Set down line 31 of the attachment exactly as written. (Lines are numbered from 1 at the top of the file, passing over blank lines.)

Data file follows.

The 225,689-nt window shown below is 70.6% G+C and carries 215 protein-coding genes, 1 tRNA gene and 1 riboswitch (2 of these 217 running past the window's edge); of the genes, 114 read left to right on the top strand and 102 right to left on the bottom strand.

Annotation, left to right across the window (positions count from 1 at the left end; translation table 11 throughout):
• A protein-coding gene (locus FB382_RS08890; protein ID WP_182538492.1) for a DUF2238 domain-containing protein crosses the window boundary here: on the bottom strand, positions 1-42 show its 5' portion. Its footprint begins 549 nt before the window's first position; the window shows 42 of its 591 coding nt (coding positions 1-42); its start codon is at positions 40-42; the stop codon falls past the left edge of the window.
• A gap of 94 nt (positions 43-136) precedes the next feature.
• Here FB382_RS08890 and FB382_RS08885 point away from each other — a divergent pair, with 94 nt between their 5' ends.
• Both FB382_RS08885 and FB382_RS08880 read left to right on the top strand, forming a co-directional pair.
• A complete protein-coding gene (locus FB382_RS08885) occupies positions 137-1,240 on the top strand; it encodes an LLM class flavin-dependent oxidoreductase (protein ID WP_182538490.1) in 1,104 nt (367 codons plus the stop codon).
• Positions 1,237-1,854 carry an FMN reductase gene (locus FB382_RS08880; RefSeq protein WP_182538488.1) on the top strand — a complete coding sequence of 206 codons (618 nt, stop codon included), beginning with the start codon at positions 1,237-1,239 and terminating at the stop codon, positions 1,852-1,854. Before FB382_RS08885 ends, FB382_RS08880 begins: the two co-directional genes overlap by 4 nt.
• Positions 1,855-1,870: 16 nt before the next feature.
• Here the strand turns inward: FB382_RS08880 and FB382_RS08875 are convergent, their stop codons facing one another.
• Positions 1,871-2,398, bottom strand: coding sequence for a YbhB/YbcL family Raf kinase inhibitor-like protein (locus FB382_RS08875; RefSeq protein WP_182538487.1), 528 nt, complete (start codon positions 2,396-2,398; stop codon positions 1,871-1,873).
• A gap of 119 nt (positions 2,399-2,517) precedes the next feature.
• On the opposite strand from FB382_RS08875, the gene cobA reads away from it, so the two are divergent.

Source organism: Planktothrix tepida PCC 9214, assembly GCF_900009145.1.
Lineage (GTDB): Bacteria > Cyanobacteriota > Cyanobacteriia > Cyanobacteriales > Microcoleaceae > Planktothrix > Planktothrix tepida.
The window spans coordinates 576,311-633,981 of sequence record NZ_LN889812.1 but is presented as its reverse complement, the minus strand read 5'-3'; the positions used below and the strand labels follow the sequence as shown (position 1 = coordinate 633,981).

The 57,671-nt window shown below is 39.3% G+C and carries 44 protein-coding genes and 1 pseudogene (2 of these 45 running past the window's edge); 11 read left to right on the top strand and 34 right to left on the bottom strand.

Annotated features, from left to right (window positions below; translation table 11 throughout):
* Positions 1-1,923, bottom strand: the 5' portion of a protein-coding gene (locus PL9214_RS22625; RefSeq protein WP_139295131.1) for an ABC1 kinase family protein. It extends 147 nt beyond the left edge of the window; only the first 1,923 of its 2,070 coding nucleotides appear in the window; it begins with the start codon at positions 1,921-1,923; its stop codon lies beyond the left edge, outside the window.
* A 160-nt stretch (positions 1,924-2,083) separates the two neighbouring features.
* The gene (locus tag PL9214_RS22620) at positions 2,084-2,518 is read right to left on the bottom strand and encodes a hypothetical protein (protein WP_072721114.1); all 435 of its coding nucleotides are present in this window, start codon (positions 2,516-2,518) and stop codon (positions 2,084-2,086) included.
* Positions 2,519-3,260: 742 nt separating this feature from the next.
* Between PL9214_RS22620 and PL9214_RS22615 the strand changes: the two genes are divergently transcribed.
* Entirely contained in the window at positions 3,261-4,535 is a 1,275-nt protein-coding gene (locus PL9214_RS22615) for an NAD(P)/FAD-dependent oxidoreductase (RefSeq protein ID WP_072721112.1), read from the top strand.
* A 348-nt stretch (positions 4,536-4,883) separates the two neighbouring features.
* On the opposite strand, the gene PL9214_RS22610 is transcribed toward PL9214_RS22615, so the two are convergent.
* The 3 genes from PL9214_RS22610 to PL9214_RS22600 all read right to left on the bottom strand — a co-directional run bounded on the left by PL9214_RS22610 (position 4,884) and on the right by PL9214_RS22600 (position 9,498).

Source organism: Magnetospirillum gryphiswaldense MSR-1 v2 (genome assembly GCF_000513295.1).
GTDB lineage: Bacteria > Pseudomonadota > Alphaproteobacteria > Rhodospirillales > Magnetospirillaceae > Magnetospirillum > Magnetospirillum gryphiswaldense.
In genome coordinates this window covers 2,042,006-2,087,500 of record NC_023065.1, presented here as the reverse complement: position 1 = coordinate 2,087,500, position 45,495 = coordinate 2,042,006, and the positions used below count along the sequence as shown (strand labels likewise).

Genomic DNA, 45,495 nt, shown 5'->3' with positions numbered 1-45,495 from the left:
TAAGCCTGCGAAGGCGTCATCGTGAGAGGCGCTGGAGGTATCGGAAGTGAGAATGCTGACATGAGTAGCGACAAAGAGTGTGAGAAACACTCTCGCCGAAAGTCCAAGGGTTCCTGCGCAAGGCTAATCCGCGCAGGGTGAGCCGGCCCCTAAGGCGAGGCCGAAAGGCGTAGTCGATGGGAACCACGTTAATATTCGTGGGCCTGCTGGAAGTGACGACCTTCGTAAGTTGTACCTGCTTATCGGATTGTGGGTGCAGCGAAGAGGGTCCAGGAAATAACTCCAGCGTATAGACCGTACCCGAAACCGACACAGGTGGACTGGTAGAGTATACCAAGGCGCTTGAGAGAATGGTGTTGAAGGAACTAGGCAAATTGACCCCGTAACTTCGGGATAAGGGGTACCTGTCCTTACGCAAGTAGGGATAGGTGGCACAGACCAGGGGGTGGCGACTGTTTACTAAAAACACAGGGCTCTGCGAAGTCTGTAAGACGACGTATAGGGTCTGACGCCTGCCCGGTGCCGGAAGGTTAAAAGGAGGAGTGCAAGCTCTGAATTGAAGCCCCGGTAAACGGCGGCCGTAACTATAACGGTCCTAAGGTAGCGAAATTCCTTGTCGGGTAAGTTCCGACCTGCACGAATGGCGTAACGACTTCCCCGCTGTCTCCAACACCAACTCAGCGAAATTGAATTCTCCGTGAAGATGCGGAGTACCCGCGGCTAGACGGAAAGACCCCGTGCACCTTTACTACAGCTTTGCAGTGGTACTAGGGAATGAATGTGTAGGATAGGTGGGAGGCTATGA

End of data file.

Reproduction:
Genomic DNA, 45,495 nt, shown 5'->3' with positions numbered 1-45,495 from the left: